Watch for Embraer to announce “around NBAA Convention [September] time” one or maybe two new business jets–what it is calling a “mid-light” jet and a “midsize” jet. The new aircraft are aimed at the market segment between the company’s Phenom 300, a light jet scheduled to enter service in 2009, and the super-midsize Legacy 600, of which 100 have been delivered since shipments began in 2000.
In front of more than 1,000 guests, including Brazilian president Luiz Inácio Lula da Silva and many of the country’s top government officials and executives, Embraer rolled out the first Embraer 190 on February 9 at its São José dos Campos plant. The airliner, which seats up to 108 passengers, is the largest aircraft ever produced by the Brazilian manufacturer.
The upcoming second annual edition of the Latin American Business Aviation Conference & Exhibition (LABACE) will be an important test of whether the event has long-term growth potential.
After selling 101 regional and corporate jets last year (44 short of its initial projection and later revised downward), Embraer forecasts an upturn in sales over the next two years. The Brazilian airframer predicts it will sell 160 aircraft this year and 170 next year. These projections could suffer if Embraer receives cancellations or postponements by customers for the Embraer 170.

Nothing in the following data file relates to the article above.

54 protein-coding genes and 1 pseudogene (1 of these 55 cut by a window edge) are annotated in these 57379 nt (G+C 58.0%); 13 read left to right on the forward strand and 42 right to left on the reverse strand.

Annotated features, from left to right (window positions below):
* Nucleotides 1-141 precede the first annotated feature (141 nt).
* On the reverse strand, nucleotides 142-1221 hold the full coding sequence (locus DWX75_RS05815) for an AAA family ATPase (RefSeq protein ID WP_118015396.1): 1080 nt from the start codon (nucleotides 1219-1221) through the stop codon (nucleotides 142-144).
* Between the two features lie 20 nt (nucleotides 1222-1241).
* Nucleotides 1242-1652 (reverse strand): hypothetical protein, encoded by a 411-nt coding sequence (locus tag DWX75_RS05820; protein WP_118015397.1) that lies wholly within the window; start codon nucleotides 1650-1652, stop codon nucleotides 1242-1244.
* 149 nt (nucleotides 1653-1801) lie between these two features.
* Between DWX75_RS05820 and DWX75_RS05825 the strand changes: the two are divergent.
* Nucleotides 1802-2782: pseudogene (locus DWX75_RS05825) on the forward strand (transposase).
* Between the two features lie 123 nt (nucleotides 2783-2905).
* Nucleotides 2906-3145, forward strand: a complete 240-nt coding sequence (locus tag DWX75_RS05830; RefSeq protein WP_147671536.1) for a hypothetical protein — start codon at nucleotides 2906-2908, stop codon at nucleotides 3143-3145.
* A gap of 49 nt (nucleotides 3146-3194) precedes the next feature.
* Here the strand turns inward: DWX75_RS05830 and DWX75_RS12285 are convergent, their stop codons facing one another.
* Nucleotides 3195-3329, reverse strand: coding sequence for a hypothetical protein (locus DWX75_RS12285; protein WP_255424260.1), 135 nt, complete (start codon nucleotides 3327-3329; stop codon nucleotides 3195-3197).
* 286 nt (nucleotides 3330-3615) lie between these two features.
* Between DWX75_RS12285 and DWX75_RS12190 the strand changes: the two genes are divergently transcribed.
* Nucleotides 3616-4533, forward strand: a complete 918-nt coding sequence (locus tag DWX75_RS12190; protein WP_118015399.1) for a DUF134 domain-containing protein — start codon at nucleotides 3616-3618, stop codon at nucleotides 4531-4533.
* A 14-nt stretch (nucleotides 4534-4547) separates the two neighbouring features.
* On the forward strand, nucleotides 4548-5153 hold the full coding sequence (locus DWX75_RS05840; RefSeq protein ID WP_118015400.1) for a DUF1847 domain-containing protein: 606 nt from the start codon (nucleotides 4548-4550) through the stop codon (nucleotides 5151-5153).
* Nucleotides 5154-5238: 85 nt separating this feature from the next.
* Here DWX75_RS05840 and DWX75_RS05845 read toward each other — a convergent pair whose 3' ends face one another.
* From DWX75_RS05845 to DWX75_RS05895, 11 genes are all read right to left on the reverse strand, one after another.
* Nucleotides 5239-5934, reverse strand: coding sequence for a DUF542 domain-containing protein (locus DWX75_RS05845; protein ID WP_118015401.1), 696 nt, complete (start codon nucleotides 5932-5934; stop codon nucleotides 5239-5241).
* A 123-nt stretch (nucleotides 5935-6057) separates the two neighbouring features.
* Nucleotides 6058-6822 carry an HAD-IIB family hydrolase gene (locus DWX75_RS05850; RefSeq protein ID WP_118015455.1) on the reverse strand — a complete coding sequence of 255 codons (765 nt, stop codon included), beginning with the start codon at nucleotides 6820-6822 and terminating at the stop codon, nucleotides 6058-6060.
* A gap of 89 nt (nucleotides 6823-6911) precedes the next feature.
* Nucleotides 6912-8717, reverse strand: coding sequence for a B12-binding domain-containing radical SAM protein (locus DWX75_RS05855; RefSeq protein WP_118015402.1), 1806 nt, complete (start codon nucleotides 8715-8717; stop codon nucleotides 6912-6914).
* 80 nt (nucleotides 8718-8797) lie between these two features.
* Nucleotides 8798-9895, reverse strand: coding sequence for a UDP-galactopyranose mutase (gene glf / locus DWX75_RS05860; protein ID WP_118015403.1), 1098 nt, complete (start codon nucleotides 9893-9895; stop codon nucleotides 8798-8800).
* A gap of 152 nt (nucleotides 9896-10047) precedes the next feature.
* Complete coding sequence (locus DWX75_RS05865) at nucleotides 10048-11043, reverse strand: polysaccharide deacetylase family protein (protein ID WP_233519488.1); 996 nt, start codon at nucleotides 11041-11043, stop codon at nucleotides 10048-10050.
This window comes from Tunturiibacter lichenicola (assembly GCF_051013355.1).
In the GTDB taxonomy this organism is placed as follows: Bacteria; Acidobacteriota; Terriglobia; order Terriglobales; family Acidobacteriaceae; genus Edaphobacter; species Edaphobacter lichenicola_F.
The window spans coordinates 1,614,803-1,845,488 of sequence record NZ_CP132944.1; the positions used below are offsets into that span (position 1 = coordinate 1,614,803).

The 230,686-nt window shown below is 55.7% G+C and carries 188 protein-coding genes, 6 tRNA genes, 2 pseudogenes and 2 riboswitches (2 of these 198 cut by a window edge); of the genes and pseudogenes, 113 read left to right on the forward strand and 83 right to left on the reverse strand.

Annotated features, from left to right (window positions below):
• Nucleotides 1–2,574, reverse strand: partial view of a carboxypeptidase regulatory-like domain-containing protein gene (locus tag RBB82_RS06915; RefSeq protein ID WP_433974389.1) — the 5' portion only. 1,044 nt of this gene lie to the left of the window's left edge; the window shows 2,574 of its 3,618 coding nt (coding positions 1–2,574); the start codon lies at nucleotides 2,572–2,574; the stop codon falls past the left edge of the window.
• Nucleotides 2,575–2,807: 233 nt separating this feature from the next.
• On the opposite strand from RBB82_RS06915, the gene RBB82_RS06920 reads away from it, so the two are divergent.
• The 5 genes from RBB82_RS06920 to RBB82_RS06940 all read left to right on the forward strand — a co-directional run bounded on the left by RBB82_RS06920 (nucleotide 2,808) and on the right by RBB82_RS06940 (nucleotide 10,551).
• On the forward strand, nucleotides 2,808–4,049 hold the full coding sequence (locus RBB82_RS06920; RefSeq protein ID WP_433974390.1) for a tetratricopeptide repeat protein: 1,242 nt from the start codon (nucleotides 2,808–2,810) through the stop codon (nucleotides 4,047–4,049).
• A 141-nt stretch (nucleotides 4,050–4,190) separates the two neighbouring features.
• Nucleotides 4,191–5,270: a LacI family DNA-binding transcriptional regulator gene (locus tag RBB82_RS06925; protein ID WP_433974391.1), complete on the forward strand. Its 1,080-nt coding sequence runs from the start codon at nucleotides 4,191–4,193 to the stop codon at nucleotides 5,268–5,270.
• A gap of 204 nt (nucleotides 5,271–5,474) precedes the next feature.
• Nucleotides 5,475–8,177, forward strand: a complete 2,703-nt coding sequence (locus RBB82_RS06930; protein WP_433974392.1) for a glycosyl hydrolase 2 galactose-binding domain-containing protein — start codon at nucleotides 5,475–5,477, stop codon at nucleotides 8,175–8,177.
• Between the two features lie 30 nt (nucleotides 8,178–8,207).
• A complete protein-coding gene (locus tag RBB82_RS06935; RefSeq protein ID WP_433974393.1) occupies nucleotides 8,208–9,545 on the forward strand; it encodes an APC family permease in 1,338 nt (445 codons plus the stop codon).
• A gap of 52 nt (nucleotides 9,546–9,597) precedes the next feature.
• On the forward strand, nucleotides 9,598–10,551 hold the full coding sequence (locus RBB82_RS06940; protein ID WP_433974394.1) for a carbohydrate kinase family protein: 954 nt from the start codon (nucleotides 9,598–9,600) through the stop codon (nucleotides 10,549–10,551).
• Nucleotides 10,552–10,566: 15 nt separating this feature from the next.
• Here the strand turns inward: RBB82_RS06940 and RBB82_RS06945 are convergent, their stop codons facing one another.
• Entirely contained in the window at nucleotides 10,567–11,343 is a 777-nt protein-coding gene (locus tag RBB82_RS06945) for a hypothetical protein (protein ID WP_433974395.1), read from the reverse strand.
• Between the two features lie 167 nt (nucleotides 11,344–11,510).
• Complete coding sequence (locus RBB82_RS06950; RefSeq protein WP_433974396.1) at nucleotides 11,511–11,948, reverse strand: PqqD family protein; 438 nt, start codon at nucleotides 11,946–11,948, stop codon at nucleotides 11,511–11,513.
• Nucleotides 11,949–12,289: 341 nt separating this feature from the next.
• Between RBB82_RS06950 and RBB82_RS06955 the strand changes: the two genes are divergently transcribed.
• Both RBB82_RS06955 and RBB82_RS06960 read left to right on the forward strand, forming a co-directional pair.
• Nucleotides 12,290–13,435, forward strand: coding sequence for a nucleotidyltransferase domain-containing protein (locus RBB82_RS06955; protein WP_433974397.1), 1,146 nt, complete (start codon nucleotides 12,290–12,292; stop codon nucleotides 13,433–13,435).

Embraer on February 20 obtained FAA certification and JAA recommendation for its 70- to 78-passenger Model 170 regional twinjet, some 18 months later than originally planned. The delay has been particularly irksome for Embraer 170 launch customers US Airways and Alitalia. The certification includes a Honeywell fly-by-wire system, to which Embraer earlier attributed to program delays.
Because the Grob SPn Utility jet and the Embraer Phenom 300 weigh more than 12,500 pounds but less than 19,000 pounds, their respective manufacturers are requesting permission to certify the aircraft under the commuter category of Part 23 rather than the more stringent requirements of Part 25.
Embraer EMB-110-P1, Swanzey, N.H., Jan. 13, 2005–At about 10:15 p.m., AirNow’s Embraer N49BA was destroyed while landing at Dillant Hopkins Airport (EEN), near Keene, N.H. The airplane came to rest inverted on Runway 2, about 90 feet from the approach end of the runway. The ATP pilot was killed.
Bombardier acknowledged in late January that it has held “exploratory discussions” about collaboration in the turboprop market with Russian aircraft maker Aviacor, but it stopped short of confirming reports that it will transfer Q300 turboprop production to the underused factory, now owned by Oleg Deripaska’s Basic Element holding company.
Embraer recently selected BMW DesignWorksUSA to design the interior for its planned very light jet (VLJ) and light jet, in addition to disclosing more defined development timelines for the common-platform twinjets. Embraer’s $2.75 million, Pratt & Whitney Canada PW617F-powered VLJ is expected to make its initial flight in the first quarter of 2007.
Embraer has signed a five-year distribution and logistics agreement with Sydney-based Hawker Pacific covering the supply of EMB-110 Bandeirante and EMB-120 Brasilia spare parts in Australia and the Pacific Rim.